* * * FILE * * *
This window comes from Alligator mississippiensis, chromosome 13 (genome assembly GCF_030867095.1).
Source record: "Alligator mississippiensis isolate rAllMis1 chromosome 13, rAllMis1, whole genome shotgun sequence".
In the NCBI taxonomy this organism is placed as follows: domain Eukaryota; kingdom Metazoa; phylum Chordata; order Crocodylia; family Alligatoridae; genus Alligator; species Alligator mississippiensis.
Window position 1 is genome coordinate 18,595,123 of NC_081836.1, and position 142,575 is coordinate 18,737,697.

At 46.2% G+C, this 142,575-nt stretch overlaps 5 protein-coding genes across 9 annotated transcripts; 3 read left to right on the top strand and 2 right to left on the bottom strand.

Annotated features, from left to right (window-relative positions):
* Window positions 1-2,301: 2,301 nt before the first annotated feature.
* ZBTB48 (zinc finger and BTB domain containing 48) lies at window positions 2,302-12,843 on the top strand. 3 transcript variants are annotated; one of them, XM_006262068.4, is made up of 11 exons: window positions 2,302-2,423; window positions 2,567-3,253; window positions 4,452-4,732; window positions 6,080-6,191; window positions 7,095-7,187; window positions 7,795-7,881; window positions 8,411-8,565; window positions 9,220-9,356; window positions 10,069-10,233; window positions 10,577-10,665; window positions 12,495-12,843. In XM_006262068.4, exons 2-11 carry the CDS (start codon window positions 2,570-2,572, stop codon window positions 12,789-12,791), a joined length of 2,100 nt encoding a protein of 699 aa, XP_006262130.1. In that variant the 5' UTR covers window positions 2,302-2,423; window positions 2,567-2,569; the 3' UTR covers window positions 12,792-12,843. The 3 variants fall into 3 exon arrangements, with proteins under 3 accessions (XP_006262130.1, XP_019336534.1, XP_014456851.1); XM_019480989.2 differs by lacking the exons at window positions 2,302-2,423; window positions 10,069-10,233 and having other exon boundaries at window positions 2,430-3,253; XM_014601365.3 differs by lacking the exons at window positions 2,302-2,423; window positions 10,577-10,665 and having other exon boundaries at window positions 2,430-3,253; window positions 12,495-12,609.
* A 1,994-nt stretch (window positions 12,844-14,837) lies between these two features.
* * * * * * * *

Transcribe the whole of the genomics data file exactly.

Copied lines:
This window comes from Alligator mississippiensis, chromosome 13 (genome assembly GCF_030867095.1).
Source record: "Alligator mississippiensis isolate rAllMis1 chromosome 13, rAllMis1, whole genome shotgun sequence".
In the NCBI taxonomy this organism is placed as follows: domain Eukaryota; kingdom Metazoa; phylum Chordata; order Crocodylia; family Alligatoridae; genus Alligator; species Alligator mississippiensis.
Window position 1 is genome coordinate 18,595,123 of NC_081836.1, and position 142,575 is coordinate 18,737,697.

At 46.2% G+C, this 142,575-nt stretch overlaps 5 protein-coding genes across 9 annotated transcripts; 3 read left to right on the top strand and 2 right to left on the bottom strand.

Annotated features, from left to right (window-relative positions):
* Window positions 1-2,301: 2,301 nt before the first annotated feature.
* ZBTB48 (zinc finger and BTB domain containing 48) lies at window positions 2,302-12,843 on the top strand. 3 transcript variants are annotated; one of them, XM_006262068.4, is made up of 11 exons: window positions 2,302-2,423; window positions 2,567-3,253; window positions 4,452-4,732; window positions 6,080-6,191; window positions 7,095-7,187; window positions 7,795-7,881; window positions 8,411-8,565; window positions 9,220-9,356; window positions 10,069-10,233; window positions 10,577-10,665; window positions 12,495-12,843. In XM_006262068.4, exons 2-11 carry the CDS (start codon window positions 2,570-2,572, stop codon window positions 12,789-12,791), a joined length of 2,100 nt encoding a protein of 699 aa, XP_006262130.1. In that variant the 5' UTR covers window positions 2,302-2,423; window positions 2,567-2,569; the 3' UTR covers window positions 12,792-12,843. The 3 variants fall into 3 exon arrangements, with proteins under 3 accessions (XP_006262130.1, XP_019336534.1, XP_014456851.1); XM_019480989.2 differs by lacking the exons at window positions 2,302-2,423; window positions 10,069-10,233 and having other exon boundaries at window positions 2,430-3,253; XM_014601365.3 differs by lacking the exons at window positions 2,302-2,423; window positions 10,577-10,665 and having other exon boundaries at window positions 2,430-3,253; window positions 12,495-12,609.
* A 1,994-nt stretch (window positions 12,844-14,837) lies between these two features.